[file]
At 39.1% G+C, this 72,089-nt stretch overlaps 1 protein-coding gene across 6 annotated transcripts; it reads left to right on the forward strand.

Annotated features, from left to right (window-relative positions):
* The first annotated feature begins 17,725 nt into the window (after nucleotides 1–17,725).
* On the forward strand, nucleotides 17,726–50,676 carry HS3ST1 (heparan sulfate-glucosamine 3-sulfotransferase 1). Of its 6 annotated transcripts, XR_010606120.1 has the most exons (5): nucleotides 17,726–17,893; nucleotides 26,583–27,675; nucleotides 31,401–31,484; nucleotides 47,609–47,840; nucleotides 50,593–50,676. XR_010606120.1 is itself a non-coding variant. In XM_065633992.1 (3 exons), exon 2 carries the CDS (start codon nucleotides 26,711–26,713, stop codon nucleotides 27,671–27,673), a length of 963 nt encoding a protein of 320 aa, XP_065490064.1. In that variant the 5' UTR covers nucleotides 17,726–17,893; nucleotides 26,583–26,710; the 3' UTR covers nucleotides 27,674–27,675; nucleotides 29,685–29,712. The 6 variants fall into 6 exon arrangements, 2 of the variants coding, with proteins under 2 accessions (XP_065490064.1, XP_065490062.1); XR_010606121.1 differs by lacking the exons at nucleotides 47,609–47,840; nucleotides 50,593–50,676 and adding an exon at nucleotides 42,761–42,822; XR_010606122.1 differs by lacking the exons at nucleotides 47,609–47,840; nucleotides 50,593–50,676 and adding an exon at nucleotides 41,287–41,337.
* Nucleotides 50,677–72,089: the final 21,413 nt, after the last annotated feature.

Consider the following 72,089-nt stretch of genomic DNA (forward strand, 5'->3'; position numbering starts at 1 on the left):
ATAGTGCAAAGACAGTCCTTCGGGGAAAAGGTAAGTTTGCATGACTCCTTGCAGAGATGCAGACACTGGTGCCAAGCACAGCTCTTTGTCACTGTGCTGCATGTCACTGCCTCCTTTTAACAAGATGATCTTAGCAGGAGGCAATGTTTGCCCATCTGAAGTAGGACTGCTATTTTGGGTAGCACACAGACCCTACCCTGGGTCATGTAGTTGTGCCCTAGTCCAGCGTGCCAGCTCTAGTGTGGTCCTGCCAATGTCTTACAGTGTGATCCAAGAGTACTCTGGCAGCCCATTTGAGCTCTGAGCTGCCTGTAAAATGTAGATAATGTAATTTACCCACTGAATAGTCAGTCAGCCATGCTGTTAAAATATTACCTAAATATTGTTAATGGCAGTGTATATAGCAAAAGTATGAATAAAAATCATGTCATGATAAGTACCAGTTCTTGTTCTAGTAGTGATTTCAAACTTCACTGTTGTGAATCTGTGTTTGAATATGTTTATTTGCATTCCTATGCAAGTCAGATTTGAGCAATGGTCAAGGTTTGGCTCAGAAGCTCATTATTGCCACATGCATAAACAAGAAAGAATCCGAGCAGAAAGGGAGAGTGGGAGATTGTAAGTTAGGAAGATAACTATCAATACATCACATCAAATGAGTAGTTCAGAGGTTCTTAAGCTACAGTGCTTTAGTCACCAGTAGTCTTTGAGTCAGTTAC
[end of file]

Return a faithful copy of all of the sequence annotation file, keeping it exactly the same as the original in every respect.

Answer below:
At 39.1% G+C, this 72,089-nt stretch overlaps 1 protein-coding gene across 6 annotated transcripts; it reads left to right on the forward strand.

Annotated features, from left to right (window-relative positions):
* The first annotated feature begins 17,725 nt into the window (after nucleotides 1–17,725).
* On the forward strand, nucleotides 17,726–50,676 carry HS3ST1 (heparan sulfate-glucosamine 3-sulfotransferase 1). Of its 6 annotated transcripts, XR_010606120.1 has the most exons (5): nucleotides 17,726–17,893; nucleotides 26,583–27,675; nucleotides 31,401–31,484; nucleotides 47,609–47,840; nucleotides 50,593–50,676. XR_010606120.1 is itself a non-coding variant. In XM_065633992.1 (3 exons), exon 2 carries the CDS (start codon nucleotides 26,711–26,713, stop codon nucleotides 27,671–27,673), a length of 963 nt encoding a protein of 320 aa, XP_065490064.1. In that variant the 5' UTR covers nucleotides 17,726–17,893; nucleotides 26,583–26,710; the 3' UTR covers nucleotides 27,674–27,675; nucleotides 29,685–29,712. The 6 variants fall into 6 exon arrangements, 2 of the variants coding, with proteins under 2 accessions (XP_065490064.1, XP_065490062.1); XR_010606121.1 differs by lacking the exons at nucleotides 47,609–47,840; nucleotides 50,593–50,676 and adding an exon at nucleotides 42,761–42,822; XR_010606122.1 differs by lacking the exons at nucleotides 47,609–47,840; nucleotides 50,593–50,676 and adding an exon at nucleotides 41,287–41,337.
* Nucleotides 50,677–72,089: the final 21,413 nt, after the last annotated feature.

Consider the following 72,089-nt stretch of genomic DNA (forward strand, 5'->3'; position numbering starts at 1 on the left):
ATAGTGCAAAGACAGTCCTTCGGGGAAAAGGTAAGTTTGCATGACTCCTTGCAGAGATGCAGACACTGGTGCCAAGCACAGCTCTTTGTCACTGTGCTGCATGTCACTGCCTCCTTTTAACAAGATGATCTTAGCAGGAGGCAATGTTTGCCCATCTGAAGTAGGACTGCTATTTTGGGTAGCACACAGACCCTACCCTGGGTCATGTAGTTGTGCCCTAGTCCAGCGTGCCAGCTCTAGTGTGGTCCTGCCAATGTCTTACAGTGTGATCCAAGAGTACTCTGGCAGCCCATTTGAGCTCTGAGCTGCCTGTAAAATGTAGATAATGTAATTTACCCACTGAATAGTCAGTCAGCCATGCTGTTAAAATATTACCTAAATATTGTTAATGGCAGTGTATATAGCAAAAGTATGAATAAAAATCATGTCATGATAAGTACCAGTTCTTGTTCTAGTAGTGATTTCAAACTTCACTGTTGTGAATCTGTGTTTGAATATGTTTATTTGCATTCCTATGCAAGTCAGATTTGAGCAATGGTCAAGGTTTGGCTCAGAAGCTCATTATTGCCACATGCATAAACAAGAAAGAATCCGAGCAGAAAGGGAGAGTGGGAGATTGTAAGTTAGGAAGATAACTATCAATACATCACATCAAATGAGTAGTTCAGAGGTTCTTAAGCTACAGTGCTTTAGTCACCAGTAGTCTTTGAGTCAGTTAC